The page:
Tag Archives: Written Backwards

Dominoes Wins a DRAWA!

We are excited and humbled to announce that Dominoes has won a Written Backwards Award, also known as a DRAWA. These awards are given by Michael Bailey, editor of Chiral Mad, and seek to “celebrate the recognition of a literary marvel,” which leaves our very own John Boden in some impressive company that includes Neil Gaiman, Stephen King, and Joe Hill.

As Bailey said in his announcement: “The following works were admired greatly, and can forever be considered literary marvels from this point onward.” Go to his blog for the full list of winners, as well as recipients of the Presence, Inspiration, and Voice DRAWA.

Congratulations, John Boden, on this recognition of your talents. We’d also like to share this award with illustrator Yannick Bouchard, who was the other half of Dominoes, with a creative vision that complimented John’s prose and made our “Little Horror Book” complete.

Dominoes can be purchased via Amazon or our webstore.

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Chiral Mad

“Chirality” is, by definition, an object or system that does not match up to its mirror image. Hands are a common example of this. And we all know “mad” to mean insane or mentally ill. The two words that title this brilliant anthology basically tell you that these tales of varying madness and insanities will not be like anything you’ve read before. More than a title, it is a promise and one that is delivered upon.

The twenty-eight stories that make up Chiral Mad are all quite good. I will not go into all of them but will touch on my favorites.

I was not blown away by the lead story, Ian Shoebridge’s somewhat hallucinogenic “White Pills,” and worried I’d be wading through a volume full of that sort of thing; but the second tale, by Gord Rollo, laid my fears to rest. His “Lost in a Field of Paper Flowers” is a tragic tale of transcendental revenge that made me smile. A dark little smile.

Gary McMahon delivers another sliver of shimmering disturbia and repressed memory with “Seven Pictures in an Album.” While Monica O’Rourke’s “Five Adjectives” is a brutal diorama of denial and avoidance. Chris Hertz gives us firebug lovers in “There Are Embers.”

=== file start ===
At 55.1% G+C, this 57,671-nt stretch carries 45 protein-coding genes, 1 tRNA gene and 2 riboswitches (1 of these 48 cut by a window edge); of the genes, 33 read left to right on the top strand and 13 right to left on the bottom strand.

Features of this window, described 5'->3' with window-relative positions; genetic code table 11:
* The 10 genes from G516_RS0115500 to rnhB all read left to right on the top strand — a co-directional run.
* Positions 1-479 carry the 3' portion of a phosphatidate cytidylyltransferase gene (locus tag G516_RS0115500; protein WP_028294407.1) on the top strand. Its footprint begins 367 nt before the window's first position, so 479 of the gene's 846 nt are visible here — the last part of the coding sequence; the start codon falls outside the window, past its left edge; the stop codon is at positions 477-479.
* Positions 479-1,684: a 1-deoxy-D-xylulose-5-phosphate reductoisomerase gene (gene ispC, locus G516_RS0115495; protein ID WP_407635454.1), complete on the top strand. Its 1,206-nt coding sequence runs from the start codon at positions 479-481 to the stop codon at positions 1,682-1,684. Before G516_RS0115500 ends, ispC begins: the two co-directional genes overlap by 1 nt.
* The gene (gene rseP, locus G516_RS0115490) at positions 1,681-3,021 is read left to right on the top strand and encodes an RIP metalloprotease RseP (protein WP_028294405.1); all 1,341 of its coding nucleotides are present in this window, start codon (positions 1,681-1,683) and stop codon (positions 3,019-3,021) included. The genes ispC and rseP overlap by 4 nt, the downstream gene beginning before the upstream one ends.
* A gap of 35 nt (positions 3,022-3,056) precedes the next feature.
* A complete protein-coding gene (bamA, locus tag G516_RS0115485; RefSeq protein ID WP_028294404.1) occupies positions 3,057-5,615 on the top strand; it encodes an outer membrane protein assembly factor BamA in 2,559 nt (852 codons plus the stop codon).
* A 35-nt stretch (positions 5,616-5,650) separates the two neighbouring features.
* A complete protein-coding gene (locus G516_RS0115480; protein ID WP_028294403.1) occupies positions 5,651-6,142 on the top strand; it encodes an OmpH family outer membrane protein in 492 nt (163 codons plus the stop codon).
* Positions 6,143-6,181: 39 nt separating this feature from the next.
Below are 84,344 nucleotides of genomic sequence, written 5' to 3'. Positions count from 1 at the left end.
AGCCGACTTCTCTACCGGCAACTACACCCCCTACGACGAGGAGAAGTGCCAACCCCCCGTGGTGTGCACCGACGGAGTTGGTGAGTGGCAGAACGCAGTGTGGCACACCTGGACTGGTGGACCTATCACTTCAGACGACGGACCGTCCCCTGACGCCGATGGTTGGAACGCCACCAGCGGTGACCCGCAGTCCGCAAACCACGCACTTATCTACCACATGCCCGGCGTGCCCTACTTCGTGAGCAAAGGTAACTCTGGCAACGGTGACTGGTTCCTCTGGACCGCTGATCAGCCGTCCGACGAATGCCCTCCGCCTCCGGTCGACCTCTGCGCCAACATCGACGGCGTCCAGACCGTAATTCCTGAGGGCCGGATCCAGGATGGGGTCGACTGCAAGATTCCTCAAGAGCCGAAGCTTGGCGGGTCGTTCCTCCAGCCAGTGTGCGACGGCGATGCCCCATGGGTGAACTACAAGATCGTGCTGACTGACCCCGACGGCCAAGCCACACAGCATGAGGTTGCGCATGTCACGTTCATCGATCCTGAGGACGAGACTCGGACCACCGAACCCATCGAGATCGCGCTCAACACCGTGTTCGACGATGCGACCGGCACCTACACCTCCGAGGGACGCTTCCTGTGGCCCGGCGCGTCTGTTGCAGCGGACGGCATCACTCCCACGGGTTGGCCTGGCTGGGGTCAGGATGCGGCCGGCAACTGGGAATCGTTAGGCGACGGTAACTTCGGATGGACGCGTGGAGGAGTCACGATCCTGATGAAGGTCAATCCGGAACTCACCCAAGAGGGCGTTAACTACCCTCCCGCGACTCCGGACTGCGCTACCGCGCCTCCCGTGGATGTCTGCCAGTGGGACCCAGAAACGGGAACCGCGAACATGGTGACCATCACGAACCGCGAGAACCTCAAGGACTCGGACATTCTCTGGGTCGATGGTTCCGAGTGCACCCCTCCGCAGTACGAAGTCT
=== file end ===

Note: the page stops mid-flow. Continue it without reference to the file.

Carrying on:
Eric J. Guingnard turns in “Experiments in An Isolation Tank,” a tale of inheritance, madness and perception, all darkly shaded in Lovecraftian hues.

In Julie Stipes’s “Not the Child,” a young mother sees the harbingers of death in her neighborhood and discovers it was not by accident. Jeff Strand’s “A Flawed Fantasy” takes the picking-up-a-strange-woman-at-a-bar trope and changes the game with a clever ending.

Jack Ketchum turns in a squirmy tale of marital discourse, nosebleeds, and strange visitations with “Amid the Walking Wounded.”

And then there is “Need,” by Gary A. Braunbeck. (Deep breath.) This might be the best short story I have read years. Its premise is simple: We are all saviors and we are all monsters. Told out of chronological order, it chronicles a tragedy in a town and the mark the heartbreaking event made on those who live there. It’s a haunting tale, one I found, and still find, playing on my mind. It hurts.

None of these stories are bad. Not a single one. Some resonated with me more than others, but that is to be expected. The writing is topnotch, and the subject matter is widely varied and innovative. These folks dug their toes in and went for big game. They have the trophies to show for it.

And if a collection of outstanding horror is not motivation enough for you to plunk down your hard earned money on Chiral Mad, I offer this enticement: All proceeds go to Down’s Syndrome charities. So buy a copy. And another for a friend or relative. Maybe a few more to sock away for Christmas gifts. Support the cause and read these stories.

I applaud Michael Bailey for publishing this…

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